Based on Count and easy to extend to N


  • 8
    R
     SELECT MAX(Salary)
     FROM (SELECT E1.Salary
     FROM Employee as E1 JOIN Employee as E2
     ON E1.Salary < E2.Salary
     GROUP BY E1.Id HAVING COUNT(E2.Id) = 1
     )  AS SecondHighestSalary
     ORDER BY Salary DESC LIMIT 1;
    

    For the Nth highest one,

     COUNT(E2.Id) = N-1

  • 0
    S

    Hi, could you please explain this part "SELECT E1.Salary
    FROM Employee as E1 JOIN Employee as E2
    ON E1.Salary < E2.Salary
    GROUP BY E1.Id HAVING COUNT(E2.Id) = 1"!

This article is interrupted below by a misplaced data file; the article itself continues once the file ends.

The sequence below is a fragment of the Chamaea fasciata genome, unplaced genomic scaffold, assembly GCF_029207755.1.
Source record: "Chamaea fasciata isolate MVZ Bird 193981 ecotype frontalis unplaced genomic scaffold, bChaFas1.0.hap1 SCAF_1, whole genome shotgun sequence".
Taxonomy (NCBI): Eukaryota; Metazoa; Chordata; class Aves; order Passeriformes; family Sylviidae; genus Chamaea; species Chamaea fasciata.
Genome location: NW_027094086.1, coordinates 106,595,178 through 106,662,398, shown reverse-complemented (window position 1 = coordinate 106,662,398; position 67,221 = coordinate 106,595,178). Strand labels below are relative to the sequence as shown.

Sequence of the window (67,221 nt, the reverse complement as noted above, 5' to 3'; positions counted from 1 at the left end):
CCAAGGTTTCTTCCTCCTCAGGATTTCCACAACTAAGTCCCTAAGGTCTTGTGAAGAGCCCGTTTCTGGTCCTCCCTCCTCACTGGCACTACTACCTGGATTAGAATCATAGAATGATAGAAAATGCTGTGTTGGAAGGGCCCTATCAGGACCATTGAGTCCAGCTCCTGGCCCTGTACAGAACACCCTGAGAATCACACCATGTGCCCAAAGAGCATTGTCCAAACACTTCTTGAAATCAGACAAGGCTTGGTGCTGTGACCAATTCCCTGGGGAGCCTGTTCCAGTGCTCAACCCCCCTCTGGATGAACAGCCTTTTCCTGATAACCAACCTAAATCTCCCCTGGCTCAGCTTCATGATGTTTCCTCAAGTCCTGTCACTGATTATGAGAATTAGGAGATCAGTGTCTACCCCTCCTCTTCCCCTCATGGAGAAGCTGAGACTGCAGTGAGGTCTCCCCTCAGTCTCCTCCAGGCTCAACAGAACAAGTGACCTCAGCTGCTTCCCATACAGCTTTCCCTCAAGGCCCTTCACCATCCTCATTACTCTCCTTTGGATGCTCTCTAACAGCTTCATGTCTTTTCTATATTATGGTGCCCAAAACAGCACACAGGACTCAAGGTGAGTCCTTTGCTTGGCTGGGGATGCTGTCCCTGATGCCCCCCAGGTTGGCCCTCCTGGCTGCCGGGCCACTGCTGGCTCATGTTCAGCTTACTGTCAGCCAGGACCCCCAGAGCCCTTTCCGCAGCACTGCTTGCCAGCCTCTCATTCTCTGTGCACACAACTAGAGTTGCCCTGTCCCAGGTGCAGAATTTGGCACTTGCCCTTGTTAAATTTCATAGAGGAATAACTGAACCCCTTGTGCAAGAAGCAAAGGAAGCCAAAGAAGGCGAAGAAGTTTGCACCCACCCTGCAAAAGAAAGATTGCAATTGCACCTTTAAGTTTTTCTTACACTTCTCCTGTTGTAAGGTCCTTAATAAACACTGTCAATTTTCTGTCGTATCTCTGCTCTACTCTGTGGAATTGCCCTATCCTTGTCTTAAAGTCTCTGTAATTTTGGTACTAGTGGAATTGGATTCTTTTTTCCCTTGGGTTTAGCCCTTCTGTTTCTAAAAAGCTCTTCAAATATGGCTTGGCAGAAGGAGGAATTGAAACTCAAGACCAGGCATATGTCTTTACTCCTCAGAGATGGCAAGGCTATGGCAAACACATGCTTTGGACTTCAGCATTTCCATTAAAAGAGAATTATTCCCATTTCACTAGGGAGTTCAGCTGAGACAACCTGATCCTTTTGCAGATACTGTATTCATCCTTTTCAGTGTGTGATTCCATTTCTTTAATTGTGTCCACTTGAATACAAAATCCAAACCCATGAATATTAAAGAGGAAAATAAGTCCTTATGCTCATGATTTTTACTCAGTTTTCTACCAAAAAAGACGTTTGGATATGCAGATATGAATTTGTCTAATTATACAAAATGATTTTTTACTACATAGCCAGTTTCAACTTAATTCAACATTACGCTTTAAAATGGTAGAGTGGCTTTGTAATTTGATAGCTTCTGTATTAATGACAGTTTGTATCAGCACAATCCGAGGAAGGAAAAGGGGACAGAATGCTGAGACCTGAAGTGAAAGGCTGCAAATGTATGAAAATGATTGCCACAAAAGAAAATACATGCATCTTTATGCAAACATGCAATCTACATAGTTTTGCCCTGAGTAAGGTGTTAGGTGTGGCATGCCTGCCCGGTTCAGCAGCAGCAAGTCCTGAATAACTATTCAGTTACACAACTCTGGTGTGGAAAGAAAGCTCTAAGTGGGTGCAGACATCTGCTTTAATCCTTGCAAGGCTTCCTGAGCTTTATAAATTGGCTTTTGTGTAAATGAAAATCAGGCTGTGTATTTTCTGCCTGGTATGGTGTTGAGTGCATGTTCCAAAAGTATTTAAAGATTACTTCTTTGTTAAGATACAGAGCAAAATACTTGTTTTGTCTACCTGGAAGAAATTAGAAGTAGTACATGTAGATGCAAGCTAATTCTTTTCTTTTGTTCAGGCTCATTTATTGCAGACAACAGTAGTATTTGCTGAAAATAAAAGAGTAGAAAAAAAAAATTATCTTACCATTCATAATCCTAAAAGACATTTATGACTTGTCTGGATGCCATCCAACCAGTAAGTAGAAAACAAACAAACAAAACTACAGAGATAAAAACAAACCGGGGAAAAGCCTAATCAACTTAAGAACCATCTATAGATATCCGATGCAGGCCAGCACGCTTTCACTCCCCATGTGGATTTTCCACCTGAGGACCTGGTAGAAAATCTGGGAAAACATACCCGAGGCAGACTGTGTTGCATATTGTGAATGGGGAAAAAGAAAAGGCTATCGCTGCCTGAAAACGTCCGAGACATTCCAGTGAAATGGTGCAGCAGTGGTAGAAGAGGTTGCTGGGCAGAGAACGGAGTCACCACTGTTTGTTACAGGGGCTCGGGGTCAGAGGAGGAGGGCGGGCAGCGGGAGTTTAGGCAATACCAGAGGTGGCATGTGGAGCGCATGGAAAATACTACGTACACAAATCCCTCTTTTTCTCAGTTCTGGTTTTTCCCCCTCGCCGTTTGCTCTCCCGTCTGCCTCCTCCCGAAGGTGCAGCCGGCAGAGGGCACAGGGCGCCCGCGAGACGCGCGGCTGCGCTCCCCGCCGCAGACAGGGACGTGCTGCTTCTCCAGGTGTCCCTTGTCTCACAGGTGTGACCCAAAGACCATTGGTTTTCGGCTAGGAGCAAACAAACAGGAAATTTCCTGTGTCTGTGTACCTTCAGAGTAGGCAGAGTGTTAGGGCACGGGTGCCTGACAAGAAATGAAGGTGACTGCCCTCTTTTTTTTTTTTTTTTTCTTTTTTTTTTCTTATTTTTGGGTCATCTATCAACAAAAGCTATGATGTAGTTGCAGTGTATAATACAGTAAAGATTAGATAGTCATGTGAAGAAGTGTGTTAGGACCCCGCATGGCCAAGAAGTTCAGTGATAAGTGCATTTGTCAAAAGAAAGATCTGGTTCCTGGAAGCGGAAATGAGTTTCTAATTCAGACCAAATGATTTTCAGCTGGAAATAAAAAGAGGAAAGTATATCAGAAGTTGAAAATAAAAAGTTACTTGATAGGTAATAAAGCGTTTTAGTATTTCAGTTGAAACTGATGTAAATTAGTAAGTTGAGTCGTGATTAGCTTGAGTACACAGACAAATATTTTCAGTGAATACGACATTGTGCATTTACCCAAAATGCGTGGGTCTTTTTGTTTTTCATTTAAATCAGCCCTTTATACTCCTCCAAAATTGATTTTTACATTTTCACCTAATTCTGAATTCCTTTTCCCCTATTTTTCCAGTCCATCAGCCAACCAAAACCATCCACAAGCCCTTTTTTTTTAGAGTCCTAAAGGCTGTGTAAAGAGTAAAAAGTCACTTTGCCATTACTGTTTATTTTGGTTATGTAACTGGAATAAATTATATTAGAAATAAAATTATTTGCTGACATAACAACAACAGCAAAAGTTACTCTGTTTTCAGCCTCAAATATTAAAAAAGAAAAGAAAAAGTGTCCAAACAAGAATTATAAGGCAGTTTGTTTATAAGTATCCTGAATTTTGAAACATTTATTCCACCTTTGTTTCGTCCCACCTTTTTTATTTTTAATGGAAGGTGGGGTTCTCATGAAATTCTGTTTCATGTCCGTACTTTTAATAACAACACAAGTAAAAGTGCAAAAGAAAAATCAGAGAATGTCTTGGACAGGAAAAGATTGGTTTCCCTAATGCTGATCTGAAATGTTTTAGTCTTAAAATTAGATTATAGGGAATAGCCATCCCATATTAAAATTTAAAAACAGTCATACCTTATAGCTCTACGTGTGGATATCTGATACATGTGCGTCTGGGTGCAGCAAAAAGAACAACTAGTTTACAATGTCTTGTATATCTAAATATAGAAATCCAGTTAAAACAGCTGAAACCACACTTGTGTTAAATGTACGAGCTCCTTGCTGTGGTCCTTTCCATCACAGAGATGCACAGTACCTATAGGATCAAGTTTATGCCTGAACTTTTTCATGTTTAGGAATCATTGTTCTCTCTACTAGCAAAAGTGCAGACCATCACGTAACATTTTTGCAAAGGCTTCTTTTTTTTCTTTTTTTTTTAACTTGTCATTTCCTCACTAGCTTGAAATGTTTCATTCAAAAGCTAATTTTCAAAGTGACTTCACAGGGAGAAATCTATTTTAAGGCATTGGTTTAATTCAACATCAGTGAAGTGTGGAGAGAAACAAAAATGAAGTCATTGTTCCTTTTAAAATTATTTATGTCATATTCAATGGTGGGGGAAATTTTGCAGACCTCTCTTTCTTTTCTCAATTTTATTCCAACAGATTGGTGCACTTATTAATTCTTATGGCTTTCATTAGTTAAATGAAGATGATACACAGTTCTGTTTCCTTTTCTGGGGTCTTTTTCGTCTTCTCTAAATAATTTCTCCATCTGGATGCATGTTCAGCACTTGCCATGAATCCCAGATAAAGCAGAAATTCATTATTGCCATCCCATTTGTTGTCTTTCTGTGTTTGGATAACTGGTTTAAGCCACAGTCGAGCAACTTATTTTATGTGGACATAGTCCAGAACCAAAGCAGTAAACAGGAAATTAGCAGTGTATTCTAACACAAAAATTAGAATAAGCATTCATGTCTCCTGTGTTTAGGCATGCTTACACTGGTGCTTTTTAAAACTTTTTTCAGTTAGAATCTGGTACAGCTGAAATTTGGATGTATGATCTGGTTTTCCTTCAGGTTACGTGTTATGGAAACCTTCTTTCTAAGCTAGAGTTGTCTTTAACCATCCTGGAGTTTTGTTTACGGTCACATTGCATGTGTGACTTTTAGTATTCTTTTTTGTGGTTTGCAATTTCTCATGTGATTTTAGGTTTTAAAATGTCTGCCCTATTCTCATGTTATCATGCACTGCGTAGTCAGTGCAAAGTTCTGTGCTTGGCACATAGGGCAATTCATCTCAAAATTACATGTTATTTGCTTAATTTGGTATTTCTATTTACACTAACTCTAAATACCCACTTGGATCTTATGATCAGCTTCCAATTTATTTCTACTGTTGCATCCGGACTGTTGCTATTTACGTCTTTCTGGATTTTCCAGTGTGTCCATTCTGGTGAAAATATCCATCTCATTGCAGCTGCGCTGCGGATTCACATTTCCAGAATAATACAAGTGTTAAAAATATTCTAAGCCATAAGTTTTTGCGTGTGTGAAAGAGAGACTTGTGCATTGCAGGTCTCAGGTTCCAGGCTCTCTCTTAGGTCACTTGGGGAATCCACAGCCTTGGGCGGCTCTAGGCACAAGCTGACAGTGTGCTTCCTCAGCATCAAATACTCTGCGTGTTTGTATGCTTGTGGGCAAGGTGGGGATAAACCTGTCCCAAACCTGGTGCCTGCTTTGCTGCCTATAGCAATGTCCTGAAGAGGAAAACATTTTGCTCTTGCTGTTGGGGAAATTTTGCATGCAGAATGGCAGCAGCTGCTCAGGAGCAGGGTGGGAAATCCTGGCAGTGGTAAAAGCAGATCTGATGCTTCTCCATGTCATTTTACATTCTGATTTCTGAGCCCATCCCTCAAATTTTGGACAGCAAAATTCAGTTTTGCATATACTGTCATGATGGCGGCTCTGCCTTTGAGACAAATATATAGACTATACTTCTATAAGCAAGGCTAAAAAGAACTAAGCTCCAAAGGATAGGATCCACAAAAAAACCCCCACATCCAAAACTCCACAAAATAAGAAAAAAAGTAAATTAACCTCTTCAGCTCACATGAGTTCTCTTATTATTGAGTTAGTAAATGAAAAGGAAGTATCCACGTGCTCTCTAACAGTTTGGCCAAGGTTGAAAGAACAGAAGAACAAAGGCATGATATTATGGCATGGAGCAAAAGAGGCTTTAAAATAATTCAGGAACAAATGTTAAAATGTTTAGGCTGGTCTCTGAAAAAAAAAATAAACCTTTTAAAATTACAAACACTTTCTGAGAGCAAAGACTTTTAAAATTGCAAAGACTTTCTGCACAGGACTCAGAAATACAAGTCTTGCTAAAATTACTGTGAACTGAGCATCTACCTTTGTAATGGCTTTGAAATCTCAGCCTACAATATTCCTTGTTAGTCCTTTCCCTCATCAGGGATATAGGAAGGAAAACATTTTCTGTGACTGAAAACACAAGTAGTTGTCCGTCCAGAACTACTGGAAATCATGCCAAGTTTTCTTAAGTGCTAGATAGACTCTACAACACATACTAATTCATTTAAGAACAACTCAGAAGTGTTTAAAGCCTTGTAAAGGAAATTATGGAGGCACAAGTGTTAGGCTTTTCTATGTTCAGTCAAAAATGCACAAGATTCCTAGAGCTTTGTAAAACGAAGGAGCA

Thanks!


  • 0
    W

    @subbrammanian

    It means each time we find all Ids in E2 which Salary are larger than ones in E1.Then we calculate how many Ids in E2 satisfied this rule.

    If there is only one, it means it is the second one, so the only one larger than it is the first one.


  • 0
    N

    this works great for this example, but in case we have duplicate e.g. id = 4 and salary = 200. then your internal query count will be not equal to N-1


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